Politecnico di Torino - Corso Duca degli Abruzzi, 24 - 10129 Torino, ITALY

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CosmeceuticalsIn vitro callogenesisNutraceuticalsProduction of secondary metabolitesTriterpenic acids


The invention refers to a method for the production of large quantities of different triterpenic acids through an in vitro culture of callus deriving from apple pulp of the Red Sentinel (RS) variety, and in vitro culture of callus deriving from the pulp of the RS apple obtainable by this method. Furthermore, the method of the present invention promotes a stable and continuous production of triterpenic acids for long periods of time.

Technical features

The present invention provides a method for the production of triterpenic acids from biological material grown in vitro, “callus”, deriving from RS apple pulp. The excellent technical effect observed, is the significant increase in the quantities of triterpenic acids produced starting from the callus compared to the yields obtained by using different vegetable matrices known in the state of the art. The average quantity of all triterpenic acids produced according to the method of this invention is significantly higher both: concerning the quantity obtained from callus deriving from the pulp of other apples; and concerning the quantity of triterpenic acids directly extracted from the skins or pulp of the RS apple. This increase is possible thanks to the in vitro culture of plant material deriving from RS pulp on a culture medium added with cytokinin/auxin growth-regulating compounds in a specific ratio. These culture conditions favor the optimal development of callus and the high content of triterpenic acids. The extracts obtained by the method of the invention include: oleanolic acid; ursolic acid; maslinic acid; corosolic acid; annurcoic acid; and tormentic acid.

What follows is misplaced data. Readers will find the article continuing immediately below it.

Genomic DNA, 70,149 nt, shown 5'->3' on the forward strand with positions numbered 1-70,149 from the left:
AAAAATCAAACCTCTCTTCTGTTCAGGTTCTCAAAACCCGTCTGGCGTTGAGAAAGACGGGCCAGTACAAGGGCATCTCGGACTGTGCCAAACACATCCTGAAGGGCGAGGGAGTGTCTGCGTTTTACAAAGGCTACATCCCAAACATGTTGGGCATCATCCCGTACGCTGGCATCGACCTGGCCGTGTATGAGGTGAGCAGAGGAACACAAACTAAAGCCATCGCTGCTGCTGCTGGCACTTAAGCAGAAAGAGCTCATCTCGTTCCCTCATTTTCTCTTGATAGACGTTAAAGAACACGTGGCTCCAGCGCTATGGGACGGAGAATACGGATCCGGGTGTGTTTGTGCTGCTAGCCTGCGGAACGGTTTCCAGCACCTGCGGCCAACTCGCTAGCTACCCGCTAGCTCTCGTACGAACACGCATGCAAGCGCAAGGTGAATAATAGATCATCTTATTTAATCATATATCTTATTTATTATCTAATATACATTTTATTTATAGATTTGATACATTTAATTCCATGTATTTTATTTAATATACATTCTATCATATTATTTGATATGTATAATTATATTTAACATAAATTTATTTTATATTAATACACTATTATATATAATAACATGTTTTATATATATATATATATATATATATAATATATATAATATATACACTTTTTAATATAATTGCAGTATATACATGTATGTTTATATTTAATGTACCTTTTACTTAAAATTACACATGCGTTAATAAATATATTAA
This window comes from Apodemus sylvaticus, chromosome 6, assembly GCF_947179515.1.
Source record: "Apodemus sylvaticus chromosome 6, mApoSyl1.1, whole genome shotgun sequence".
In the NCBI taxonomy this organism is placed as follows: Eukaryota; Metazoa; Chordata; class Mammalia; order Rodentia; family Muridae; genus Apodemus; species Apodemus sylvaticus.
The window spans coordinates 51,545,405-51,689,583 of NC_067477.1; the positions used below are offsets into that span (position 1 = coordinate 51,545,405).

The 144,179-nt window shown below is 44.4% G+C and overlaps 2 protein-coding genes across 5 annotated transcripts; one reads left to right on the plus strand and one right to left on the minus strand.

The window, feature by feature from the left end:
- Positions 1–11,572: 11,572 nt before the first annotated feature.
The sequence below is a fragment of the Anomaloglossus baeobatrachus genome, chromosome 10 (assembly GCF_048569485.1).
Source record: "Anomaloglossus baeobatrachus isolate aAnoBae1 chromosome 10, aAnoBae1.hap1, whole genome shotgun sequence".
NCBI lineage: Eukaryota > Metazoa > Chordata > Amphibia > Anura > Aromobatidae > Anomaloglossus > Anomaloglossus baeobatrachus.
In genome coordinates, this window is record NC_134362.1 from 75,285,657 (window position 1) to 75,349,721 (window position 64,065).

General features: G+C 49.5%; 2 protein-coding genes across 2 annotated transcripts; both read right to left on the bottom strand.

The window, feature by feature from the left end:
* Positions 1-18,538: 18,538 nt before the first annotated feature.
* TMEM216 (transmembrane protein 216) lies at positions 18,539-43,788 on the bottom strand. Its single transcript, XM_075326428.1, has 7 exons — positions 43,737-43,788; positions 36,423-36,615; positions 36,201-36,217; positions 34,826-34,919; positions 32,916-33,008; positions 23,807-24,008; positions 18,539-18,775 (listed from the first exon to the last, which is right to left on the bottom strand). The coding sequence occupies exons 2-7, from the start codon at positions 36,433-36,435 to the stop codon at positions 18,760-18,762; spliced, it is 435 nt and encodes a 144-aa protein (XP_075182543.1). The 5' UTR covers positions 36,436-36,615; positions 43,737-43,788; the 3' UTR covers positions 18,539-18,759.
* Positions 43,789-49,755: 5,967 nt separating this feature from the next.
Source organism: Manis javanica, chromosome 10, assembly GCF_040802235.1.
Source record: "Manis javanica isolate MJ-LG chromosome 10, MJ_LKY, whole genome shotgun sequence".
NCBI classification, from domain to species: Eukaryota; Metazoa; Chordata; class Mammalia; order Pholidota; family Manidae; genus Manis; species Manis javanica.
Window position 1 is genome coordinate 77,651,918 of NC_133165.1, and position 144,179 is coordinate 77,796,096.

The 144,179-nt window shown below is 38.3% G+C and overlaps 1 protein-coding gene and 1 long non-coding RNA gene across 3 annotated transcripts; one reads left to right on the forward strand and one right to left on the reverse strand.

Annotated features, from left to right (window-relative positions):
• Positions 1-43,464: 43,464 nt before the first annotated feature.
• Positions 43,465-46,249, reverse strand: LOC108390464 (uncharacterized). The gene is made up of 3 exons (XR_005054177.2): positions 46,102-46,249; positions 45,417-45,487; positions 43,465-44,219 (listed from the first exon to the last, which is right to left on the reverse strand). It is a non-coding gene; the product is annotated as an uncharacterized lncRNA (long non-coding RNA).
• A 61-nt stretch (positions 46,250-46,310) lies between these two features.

Possible Applications

Nutraceutical; Cosmeceuticals; Pharmaceutical; Cosmetics.


Development of a cell culture, “callus”, starting from the pulp of the RS apple variety; Strong quantitative increase in the production of triterpenic acids; Overcoming the concept of «balsamic time»; Guarantee of constant and regular production over time of plant material and secondary metabolites.